# Cayley’s theorem

Let $G$ be a group, then $G$ is isomorphic^{} to a subgroup^{} of the permutation group^{} ${S}_{G}$

If $G$ is finite and of order $n$, then $G$ is isomorphic to a subgroup of the permutation group ${S}_{n}$

Furthermore, suppose $H$ is a proper subgroup^{} of $G$. Let $X=\{Hg|g\in G\}$ be the set of right cosets^{} in $G$. The map $\theta :G\to {S}_{X}$ given by $\theta (x)(Hg)=Hgx$ is a homomorphism^{}. The kernel is the largest normal subgroup^{} of $H$. We note that $|{S}_{X}|=[G:H]!$. Consequently if $|G|$ doesn’t divide $[G:H]!$ then $\theta $ is not an isomorphism so $H$ contains a non-trivial normal subgroup, namely the kernel of $\theta $.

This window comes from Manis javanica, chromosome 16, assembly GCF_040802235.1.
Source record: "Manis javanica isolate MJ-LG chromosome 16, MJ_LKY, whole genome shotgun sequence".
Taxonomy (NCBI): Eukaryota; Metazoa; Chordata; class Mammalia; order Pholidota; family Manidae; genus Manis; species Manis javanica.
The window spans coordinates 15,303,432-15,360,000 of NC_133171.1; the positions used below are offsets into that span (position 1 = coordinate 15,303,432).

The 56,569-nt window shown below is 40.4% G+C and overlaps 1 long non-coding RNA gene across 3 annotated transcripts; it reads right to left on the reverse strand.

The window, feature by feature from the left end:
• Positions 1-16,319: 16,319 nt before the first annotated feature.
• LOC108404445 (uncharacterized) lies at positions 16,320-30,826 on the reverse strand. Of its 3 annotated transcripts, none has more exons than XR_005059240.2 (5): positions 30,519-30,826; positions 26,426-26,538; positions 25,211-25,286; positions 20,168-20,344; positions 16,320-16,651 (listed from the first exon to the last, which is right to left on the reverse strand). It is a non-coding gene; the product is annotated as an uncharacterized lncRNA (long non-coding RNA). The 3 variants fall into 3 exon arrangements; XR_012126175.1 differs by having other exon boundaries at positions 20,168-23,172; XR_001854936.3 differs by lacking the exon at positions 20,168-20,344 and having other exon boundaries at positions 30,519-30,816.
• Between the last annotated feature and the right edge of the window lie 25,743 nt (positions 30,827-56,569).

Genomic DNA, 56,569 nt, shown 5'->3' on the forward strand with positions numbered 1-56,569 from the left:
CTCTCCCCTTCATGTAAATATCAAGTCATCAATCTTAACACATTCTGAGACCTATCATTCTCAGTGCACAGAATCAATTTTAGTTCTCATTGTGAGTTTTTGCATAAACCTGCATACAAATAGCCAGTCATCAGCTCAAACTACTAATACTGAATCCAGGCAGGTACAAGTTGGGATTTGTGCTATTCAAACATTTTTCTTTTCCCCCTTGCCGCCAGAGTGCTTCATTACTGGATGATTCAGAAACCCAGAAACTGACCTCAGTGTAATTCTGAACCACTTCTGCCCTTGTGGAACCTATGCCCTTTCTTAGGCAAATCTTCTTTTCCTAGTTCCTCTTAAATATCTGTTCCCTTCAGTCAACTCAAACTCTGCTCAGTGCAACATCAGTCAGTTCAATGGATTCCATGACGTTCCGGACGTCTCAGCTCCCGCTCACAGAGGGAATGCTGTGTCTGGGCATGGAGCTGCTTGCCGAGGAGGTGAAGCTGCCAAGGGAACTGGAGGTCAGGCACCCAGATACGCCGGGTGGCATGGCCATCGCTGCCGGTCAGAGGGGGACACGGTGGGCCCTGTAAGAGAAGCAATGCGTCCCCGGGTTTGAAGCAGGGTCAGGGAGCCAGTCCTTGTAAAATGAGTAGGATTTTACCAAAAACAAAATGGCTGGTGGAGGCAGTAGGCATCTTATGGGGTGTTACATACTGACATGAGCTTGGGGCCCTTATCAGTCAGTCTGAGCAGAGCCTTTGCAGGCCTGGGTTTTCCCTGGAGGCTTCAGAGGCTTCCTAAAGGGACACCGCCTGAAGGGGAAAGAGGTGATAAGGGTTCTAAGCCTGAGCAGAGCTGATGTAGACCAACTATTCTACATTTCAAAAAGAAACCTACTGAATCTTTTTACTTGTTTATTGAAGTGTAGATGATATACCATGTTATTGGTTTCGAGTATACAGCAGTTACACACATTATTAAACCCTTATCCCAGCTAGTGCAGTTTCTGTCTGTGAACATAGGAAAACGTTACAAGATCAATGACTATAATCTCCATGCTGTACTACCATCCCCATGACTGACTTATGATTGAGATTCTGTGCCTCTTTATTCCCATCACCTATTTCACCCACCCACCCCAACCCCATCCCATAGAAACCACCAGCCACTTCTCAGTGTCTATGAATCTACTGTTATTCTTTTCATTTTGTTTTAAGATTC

Title | Cayley’s theorem |
---|---|

Canonical name | CayleysTheorem |

Date of creation | 2013-03-22 12:23:13 |

Last modified on | 2013-03-22 12:23:13 |

Owner | vitriol (148) |

Last modified by | vitriol (148) |

Numerical id | 7 |

Author | vitriol (148) |

Entry type | Theorem |

Classification | msc 20B35 |

Related topic | CayleysTheoremForSemigroups |